Legal responsibility for the action

Limitation period

Period during which the action should commence. No Court will entertain proceedings for the enforcement of certain rights if such proceedings were begun after this period.

Liquidated claim

Claim for a fixed amount of compensation/damages (ie a debt)

Litigant in person

Someone defending a claim themselves without the help of a solicitor/barrister. This occurs most often during arbitration proceedings and may occur in employment tribunals where either the claimant or the respondent may represent themselves.

Minimum wage

The minimum level of pay to which almost all workers in the UK have a legal right. The minimum hourly rate was set at £5.93 an hour for those aged 22, £4.92 for 18-20 year olds, £3.64 for 16-17 year olds and £2.50 for apprentices 1 October 2010. From 1 October 2011 the rates will be £6.08, £4.98, £3.68 and £2.60 respectively.


Either by words or conduct, misrepresentation, must be a false statement of fact. The statement is made by one party to the other of a contract which although not a term of the contract induces the other party to enter into the contract.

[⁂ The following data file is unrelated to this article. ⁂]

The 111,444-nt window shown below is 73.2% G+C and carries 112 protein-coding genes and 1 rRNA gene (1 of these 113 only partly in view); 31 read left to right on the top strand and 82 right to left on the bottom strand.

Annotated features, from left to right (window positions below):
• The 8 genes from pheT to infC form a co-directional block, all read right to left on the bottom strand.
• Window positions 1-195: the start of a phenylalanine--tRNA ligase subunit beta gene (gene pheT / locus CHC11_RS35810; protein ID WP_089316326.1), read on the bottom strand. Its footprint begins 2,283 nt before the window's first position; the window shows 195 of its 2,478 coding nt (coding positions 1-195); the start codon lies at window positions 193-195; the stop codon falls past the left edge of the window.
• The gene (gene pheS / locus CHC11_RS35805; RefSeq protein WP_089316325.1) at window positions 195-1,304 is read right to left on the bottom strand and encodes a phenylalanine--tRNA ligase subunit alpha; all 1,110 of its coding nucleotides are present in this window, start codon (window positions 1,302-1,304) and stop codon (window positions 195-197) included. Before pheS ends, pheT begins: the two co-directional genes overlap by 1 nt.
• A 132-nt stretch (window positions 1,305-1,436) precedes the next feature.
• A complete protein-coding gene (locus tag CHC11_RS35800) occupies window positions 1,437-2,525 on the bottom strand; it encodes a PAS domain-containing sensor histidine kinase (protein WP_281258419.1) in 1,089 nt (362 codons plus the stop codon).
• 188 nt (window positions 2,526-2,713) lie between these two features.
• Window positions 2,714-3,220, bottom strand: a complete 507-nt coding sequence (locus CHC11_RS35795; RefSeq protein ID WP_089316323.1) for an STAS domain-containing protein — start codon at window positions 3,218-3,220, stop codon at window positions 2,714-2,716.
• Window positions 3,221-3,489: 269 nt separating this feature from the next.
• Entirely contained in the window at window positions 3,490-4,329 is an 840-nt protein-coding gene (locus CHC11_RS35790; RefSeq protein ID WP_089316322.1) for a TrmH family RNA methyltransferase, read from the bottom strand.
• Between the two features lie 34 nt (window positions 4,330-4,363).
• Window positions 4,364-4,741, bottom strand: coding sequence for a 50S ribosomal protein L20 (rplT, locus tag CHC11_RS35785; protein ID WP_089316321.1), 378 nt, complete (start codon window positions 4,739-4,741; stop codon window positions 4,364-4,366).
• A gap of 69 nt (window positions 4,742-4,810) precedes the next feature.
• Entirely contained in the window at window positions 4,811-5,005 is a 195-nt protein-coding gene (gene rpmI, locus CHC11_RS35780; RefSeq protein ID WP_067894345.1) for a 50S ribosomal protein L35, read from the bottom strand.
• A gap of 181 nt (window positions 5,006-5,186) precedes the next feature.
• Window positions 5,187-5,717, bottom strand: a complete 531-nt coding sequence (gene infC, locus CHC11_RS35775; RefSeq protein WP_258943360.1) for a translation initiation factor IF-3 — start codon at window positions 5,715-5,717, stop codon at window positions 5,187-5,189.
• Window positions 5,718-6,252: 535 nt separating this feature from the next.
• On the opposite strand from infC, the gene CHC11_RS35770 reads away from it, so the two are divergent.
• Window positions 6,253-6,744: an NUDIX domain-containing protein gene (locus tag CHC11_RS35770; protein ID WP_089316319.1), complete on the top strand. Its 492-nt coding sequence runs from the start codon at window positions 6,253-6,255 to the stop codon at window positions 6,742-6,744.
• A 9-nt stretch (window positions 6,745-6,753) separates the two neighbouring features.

Legal principle that the plaintiff (claimant) should take reasonable steps to limit the loss suffered as a result of the defendants (respondents) wrong doing.

Mobility clause

A clause in a contract which provides that an employee should move location of employment when requested. This does not necessarily give the employer unlimited rights to transfer workers and the issue of whether the effect of the clause is discriminatory should also be considered. A relocation can, in certain circumstances, amount to constructive dismissal.


When a legal duty of care has been breached by omission of a positive duty which leads to damage suffered by the Plaintiff. The question of negligence is one of fact.


Anybody you could reasonably foresee to be damaged or injured by your actions.

Next friend

An adult under whose protection an infant institutes an action or another legal proceeding. This adult is responsible for the conduct and the costs of the proceeding.

Particulars of claim

A plaintiff or defendant is required to give a statement in summary form of all material facts on which he relies for his claim or defence. (A pleading)


A person bringing an action.


A formal document in writing or print between the parties in a suit or action; in this document, each side states their allegations of relevant facts and each side states their position.